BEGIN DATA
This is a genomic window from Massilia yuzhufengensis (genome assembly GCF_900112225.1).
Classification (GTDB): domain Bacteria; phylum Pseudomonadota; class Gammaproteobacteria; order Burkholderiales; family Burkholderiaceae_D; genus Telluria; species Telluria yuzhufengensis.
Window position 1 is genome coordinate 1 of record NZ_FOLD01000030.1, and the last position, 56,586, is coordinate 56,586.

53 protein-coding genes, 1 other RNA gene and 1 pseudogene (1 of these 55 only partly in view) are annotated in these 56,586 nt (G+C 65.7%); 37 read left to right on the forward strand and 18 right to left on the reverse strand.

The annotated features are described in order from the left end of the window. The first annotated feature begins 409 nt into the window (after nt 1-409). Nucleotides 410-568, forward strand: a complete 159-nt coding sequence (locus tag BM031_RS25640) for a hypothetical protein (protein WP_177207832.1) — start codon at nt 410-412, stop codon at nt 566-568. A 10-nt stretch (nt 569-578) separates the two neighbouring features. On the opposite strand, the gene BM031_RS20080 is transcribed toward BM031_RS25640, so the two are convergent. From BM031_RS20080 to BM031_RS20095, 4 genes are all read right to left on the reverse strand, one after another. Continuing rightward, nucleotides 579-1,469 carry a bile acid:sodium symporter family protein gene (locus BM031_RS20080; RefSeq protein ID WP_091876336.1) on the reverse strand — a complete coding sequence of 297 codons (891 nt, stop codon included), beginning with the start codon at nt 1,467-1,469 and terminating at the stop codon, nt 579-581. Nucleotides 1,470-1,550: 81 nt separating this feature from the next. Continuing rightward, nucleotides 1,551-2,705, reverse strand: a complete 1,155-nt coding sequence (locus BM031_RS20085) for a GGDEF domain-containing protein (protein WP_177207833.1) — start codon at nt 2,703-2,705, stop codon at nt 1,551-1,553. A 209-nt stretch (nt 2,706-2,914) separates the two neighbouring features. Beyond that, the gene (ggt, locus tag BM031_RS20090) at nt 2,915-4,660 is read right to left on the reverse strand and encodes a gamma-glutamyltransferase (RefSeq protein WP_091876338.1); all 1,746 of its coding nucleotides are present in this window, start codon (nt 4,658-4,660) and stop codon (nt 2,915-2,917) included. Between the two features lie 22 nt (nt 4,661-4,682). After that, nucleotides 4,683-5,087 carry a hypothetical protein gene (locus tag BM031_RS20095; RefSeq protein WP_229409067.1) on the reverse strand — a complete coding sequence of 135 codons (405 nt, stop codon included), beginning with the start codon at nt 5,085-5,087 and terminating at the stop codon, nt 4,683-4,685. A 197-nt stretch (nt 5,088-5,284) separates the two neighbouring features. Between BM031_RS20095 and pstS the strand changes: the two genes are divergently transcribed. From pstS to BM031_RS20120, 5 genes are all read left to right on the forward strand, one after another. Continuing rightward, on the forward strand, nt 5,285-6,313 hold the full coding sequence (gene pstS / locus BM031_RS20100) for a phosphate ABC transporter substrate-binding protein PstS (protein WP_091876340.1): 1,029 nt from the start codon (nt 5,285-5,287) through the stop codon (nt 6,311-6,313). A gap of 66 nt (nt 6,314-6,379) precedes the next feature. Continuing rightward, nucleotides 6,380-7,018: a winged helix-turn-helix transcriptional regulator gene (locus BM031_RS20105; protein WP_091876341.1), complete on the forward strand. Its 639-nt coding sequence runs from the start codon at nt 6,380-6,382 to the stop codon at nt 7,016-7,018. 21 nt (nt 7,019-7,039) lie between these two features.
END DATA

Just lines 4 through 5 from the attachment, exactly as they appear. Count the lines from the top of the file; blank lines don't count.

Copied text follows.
53 protein-coding genes, 1 other RNA gene and 1 pseudogene (1 of these 55 only partly in view) are annotated in these 56,586 nt (G+C 65.7%); 37 read left to right on the forward strand and 18 right to left on the reverse strand.

The annotated features are described in order from the left end of the window. The first annotated feature begins 409 nt into the window (after nt 1-409). Nucleotides 410-568, forward strand: a complete 159-nt coding sequence (locus tag BM031_RS25640) for a hypothetical protein (protein WP_177207832.1) — start codon at nt 410-412, stop codon at nt 566-568. A 10-nt stretch (nt 569-578) separates the two neighbouring features. On the opposite strand, the gene BM031_RS20080 is transcribed toward BM031_RS25640, so the two are convergent. From BM031_RS20080 to BM031_RS20095, 4 genes are all read right to left on the reverse strand, one after another. Continuing rightward, nucleotides 579-1,469 carry a bile acid:sodium symporter family protein gene (locus BM031_RS20080; RefSeq protein ID WP_091876336.1) on the reverse strand — a complete coding sequence of 297 codons (891 nt, stop codon included), beginning with the start codon at nt 1,467-1,469 and terminating at the stop codon, nt 579-581. Nucleotides 1,470-1,550: 81 nt separating this feature from the next. Continuing rightward, nucleotides 1,551-2,705, reverse strand: a complete 1,155-nt coding sequence (locus BM031_RS20085) for a GGDEF domain-containing protein (protein WP_177207833.1) — start codon at nt 2,703-2,705, stop codon at nt 1,551-1,553. A 209-nt stretch (nt 2,706-2,914) separates the two neighbouring features. Beyond that, the gene (ggt, locus tag BM031_RS20090) at nt 2,915-4,660 is read right to left on the reverse strand and encodes a gamma-glutamyltransferase (RefSeq protein WP_091876338.1); all 1,746 of its coding nucleotides are present in this window, start codon (nt 4,658-4,660) and stop codon (nt 2,915-2,917) included. Between the two features lie 22 nt (nt 4,661-4,682). After that, nucleotides 4,683-5,087 carry a hypothetical protein gene (locus tag BM031_RS20095; RefSeq protein WP_229409067.1) on the reverse strand — a complete coding sequence of 135 codons (405 nt, stop codon included), beginning with the start codon at nt 5,085-5,087 and terminating at the stop codon, nt 4,683-4,685. A 197-nt stretch (nt 5,088-5,284) separates the two neighbouring features. Between BM031_RS20095 and pstS the strand changes: the two genes are divergently transcribed. From pstS to BM031_RS20120, 5 genes are all read left to right on the forward strand, one after another. Continuing rightward, on the forward strand, nt 5,285-6,313 hold the full coding sequence (gene pstS / locus BM031_RS20100) for a phosphate ABC transporter substrate-binding protein PstS (protein WP_091876340.1): 1,029 nt from the start codon (nt 5,285-5,287) through the stop codon (nt 6,311-6,313). A gap of 66 nt (nt 6,314-6,379) precedes the next feature. Continuing rightward, nucleotides 6,380-7,018: a winged helix-turn-helix transcriptional regulator gene (locus BM031_RS20105; protein WP_091876341.1), complete on the forward strand. Its 639-nt coding sequence runs from the start codon at nt 6,380-6,382 to the stop codon at nt 7,016-7,018. 21 nt (nt 7,019-7,039) lie between these two features.